Mom isn't a writer, although she should be: she comes up with some great story ideas, and she knows all the good tricks.
I was little, Mom was divorced with sole custody of me, working two
jobs, no alimony, only $20 a month in child support. Still, every year,
Christmas brought me every single thing I'd been begging for all year. I
When I was grown and had my own child, Mom told me the trick.
after Christmas, when the toys went on sale, I would pick out some
things I thought you'd be old enough to enjoy the next year and I'd put
them on layaway. Then, all year, I would talk those things up and get
you all excited about them."
And so it is with writing. (I've said it before and I'll surely say it many many times again: everything is about writing.)
The trick to fulfilling reader expectations is not to follow through on your promises. The trick is to create expectations in the reader of what you intend to give them.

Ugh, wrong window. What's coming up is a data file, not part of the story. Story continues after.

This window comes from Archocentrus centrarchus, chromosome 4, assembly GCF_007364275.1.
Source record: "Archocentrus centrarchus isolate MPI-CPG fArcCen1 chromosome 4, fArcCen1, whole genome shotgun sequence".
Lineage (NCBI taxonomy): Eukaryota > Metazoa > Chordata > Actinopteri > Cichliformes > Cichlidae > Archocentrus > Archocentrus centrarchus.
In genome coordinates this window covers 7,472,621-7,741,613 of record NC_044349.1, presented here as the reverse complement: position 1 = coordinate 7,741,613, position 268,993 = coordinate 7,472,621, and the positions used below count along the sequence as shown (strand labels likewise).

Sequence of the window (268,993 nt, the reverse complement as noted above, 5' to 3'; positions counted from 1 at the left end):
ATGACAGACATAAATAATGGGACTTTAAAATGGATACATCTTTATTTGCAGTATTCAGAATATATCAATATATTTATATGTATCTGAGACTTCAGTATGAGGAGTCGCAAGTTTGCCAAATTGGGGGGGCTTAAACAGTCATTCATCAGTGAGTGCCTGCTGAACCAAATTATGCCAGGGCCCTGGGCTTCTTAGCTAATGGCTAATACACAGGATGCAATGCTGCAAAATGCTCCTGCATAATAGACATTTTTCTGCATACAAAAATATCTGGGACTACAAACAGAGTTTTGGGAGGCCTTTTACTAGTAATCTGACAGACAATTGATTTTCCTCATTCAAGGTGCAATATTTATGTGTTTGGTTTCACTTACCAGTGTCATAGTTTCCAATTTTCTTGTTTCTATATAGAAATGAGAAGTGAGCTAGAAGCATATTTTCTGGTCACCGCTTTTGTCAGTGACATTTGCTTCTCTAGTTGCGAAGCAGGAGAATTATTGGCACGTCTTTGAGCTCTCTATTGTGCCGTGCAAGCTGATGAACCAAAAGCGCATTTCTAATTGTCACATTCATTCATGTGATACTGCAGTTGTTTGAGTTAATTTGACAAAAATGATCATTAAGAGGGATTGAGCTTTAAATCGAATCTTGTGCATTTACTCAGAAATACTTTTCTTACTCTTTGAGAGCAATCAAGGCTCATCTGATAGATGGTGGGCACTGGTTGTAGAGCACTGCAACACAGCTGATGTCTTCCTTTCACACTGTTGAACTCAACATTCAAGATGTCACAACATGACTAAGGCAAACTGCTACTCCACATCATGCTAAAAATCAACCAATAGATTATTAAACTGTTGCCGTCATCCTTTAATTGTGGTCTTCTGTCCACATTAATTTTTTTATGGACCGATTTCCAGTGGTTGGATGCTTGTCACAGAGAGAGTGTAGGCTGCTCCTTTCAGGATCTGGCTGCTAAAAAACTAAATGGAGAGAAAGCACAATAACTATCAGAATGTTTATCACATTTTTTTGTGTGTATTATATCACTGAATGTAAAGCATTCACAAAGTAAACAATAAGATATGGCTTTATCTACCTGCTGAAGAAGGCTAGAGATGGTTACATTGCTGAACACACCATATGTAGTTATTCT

Ever see The Sand Pebbles? It's famous for being the first American Hollywood movie where the main hero, played by a major star, freakin' dies
at the end. Let's just say the whole movie was sad as all get-out, but,
at that point, totally fulfilled viewer expectations, which were: death
is all around, good intentions won't help, poor decisions sure as hell don't help, dying isn't the worst thing that can happen to you and is (after all) inevitable.
My favorite novel for illustrating this is THE FACE OF TRESPASS by Ruth Rendell.
Brilliant! The very first paragraph, which seems full of random stuff,
plants the seeds of everything that happens subsequently.
what you want to happen and how you want that to affect your reader.
Start laying down the groundwork for that from the first and build on
that (if you're a pantser, write your rough draft, think of that as a
rough sketch of a house plan, then go back and finalize the groundwork
Head 'em up, move 'em on.
And that, boys and girls, is the trick.
Marian Allen, Author Lady
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